You’re worried about your child’s feeding and swallowing skills. Maybe your child is still taking the bottle when her peers are drinking from a cup. Perhaps your child is choking and gagging when eating certain foods. Or maybe your child, who used to take the bottle with no problems, screams every time he sees the bottle and refuses to drink. Or maybe your child has taken the term “picky eater” to new heights; picky doesn’t begin to describe the limited list of foods your child will eat. Perhaps you’ve had to stop taking your child out to eat at restaurants because his tantrums during meal times draw too much attention. Or your child tries new foods, but spits them out and refuses to swallow.
The NFOSD team is constantly on the lookout for useful news articles. North Shore Pediatric Therapy posted a website article on Swallowing Disorders vs. Feeding Disorders in Children on October 16, 2012. The article was written by Gretchen Olson, SLP.
We field questions almost weekly from mothers who have young children with Dysphagia. We recognize a pattern of similar characteristics from these frequent contacts. The young child has generally been seen by multiple doctors or therapists over a period of a few years and there is no definitive diagnosis, physical abnormality, or known “reason” why the child is unable to successfully eat. In addition, the amount of time and energy exerted by the mother is draining to the point of near hopelessness.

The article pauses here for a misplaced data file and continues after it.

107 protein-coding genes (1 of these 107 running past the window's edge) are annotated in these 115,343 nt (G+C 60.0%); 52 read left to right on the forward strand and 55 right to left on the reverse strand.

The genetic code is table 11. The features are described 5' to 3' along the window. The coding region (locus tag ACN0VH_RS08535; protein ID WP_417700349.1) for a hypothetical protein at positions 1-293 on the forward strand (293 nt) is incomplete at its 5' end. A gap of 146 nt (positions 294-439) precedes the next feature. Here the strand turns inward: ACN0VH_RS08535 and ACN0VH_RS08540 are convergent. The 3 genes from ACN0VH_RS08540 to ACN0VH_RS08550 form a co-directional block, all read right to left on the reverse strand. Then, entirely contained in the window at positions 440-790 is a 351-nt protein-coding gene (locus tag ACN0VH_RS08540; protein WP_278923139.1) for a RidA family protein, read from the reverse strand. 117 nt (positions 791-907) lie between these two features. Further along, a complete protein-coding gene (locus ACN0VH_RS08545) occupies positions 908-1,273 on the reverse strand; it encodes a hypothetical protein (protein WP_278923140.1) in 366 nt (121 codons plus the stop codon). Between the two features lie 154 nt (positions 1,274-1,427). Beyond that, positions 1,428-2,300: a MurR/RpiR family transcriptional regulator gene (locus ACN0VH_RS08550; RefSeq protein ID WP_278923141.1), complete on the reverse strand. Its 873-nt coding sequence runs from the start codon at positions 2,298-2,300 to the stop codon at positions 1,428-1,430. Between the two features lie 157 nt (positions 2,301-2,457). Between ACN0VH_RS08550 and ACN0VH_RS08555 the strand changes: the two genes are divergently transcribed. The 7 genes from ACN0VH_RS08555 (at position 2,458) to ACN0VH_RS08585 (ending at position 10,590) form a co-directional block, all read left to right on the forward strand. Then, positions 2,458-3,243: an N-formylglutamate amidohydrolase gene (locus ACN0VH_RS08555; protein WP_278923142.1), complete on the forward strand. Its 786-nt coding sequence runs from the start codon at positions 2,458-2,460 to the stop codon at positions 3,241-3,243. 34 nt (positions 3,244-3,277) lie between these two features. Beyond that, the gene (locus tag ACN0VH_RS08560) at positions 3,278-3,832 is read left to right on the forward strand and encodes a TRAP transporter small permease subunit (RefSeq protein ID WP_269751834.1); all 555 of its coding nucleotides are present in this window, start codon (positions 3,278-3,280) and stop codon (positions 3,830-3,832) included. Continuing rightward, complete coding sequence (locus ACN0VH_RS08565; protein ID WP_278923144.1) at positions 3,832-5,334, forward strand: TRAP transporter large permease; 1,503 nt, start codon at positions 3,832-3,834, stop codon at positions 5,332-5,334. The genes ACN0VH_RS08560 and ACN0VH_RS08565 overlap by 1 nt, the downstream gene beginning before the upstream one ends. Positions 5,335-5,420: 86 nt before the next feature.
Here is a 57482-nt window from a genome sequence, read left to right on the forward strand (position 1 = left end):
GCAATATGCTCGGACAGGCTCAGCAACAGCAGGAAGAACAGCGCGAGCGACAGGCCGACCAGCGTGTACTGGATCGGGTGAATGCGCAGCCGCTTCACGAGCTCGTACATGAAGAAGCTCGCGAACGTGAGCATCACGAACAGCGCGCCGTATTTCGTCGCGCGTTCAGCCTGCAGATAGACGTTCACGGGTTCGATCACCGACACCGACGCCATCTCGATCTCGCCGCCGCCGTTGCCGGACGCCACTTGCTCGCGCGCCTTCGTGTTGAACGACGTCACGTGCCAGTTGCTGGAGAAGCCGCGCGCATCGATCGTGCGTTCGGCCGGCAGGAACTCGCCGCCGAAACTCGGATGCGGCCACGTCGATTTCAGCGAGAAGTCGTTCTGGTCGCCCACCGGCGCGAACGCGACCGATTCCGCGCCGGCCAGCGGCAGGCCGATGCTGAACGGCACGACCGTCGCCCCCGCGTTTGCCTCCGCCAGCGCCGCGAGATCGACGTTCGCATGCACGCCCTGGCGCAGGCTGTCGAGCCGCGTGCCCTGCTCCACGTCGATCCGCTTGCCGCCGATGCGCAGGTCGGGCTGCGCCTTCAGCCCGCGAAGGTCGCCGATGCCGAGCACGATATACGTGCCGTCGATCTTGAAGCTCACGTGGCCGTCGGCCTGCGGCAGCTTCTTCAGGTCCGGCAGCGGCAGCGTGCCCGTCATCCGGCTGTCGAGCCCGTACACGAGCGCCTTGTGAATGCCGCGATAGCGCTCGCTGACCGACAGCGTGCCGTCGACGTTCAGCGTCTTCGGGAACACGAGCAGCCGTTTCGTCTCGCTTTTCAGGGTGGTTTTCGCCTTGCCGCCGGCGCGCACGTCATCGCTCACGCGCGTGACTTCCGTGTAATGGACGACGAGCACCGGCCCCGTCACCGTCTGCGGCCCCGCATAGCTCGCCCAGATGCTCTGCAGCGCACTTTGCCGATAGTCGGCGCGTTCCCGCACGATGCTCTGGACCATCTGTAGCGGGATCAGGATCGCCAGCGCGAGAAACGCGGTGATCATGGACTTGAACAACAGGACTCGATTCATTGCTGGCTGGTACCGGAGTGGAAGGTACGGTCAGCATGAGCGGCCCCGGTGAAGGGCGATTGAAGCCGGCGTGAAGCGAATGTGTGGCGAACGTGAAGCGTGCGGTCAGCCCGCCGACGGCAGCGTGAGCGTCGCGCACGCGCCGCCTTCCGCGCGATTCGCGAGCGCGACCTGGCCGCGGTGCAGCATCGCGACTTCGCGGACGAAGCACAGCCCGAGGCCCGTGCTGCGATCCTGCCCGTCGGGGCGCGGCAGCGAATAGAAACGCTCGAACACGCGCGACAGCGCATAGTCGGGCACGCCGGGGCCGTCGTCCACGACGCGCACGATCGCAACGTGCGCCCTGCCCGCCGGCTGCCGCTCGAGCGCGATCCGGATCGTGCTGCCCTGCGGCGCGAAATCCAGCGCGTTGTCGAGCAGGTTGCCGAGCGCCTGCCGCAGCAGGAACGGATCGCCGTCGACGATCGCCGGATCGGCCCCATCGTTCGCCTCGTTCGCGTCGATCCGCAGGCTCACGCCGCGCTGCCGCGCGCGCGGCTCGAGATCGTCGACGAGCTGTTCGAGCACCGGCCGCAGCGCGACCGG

by Jan C. Pryor M.A., CCC-SLP, BCS-S
The NFOSD was previously contacted by freelance journalist Janie Rosman. She was writing an article for Today’s Caregiver magazine and asked for some advice on the subject of pill swallowing difficulty. Jan Pryor provided a write up with a few tips and ideas which may help our readership.
A frequent problem for people with swallowing difficulties is taking pills. Usually the trouble is swallowing large pills. There are several options that simply alter the form of the medication.
Surgeon Peter Belafsky had been tinkering with ways to treat oropharyngeal dysphagia–a swallowing disorder that, when severe, can prevent people from being able to swallow at all–for years.
But it wasn’t until he took his two daughters to get their ears pierced–and noticed the woman behind the counter with piercings in her nose, eyebrow, and even cleavage–that he realized how to do it, and a device to manually open and close the esophagus was born.
Oropharyngeal dysphagia (OPD) is common and costly. In order to improve quality of life for patients and costs to society, better treatments than currently available are needed. The author hypothesized that manual control of the upper esophageal sphincter (UES) is possible by pulling the larynx directly forward with anterior traction on the cricoid cartilage. The purpose of this investigation was to evaluate the effectiveness of manual control of the UES as a possible therapy for OPD.